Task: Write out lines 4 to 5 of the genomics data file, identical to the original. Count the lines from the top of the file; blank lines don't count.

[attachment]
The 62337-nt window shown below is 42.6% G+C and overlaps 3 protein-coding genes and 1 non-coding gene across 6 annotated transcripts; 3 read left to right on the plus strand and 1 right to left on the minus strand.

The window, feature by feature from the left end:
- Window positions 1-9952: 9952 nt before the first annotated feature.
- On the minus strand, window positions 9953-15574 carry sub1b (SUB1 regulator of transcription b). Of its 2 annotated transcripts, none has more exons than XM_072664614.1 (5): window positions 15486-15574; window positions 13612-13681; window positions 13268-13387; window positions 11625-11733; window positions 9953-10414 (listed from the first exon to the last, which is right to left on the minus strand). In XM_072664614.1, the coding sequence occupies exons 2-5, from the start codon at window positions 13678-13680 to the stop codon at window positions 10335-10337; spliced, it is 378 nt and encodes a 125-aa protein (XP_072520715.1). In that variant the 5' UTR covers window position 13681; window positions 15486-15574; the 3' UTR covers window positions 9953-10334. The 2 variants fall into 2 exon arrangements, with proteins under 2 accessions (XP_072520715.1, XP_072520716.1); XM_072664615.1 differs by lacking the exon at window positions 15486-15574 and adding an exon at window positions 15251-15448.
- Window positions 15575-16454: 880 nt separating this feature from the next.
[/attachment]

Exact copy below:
- On the minus strand, window positions 9953-15574 carry sub1b (SUB1 regulator of transcription b). Of its 2 annotated transcripts, none has more exons than XM_072664614.1 (5): window positions 15486-15574; window positions 13612-13681; window positions 13268-13387; window positions 11625-11733; window positions 9953-10414 (listed from the first exon to the last, which is right to left on the minus strand). In XM_072664614.1, the coding sequence occupies exons 2-5, from the start codon at window positions 13678-13680 to the stop codon at window positions 10335-10337; spliced, it is 378 nt and encodes a 125-aa protein (XP_072520715.1). In that variant the 5' UTR covers window position 13681; window positions 15486-15574; the 3' UTR covers window positions 9953-10334. The 2 variants fall into 2 exon arrangements, with proteins under 2 accessions (XP_072520715.1, XP_072520716.1); XM_072664615.1 differs by lacking the exon at window positions 15486-15574 and adding an exon at window positions 15251-15448.
- Window positions 15575-16454: 880 nt separating this feature from the next.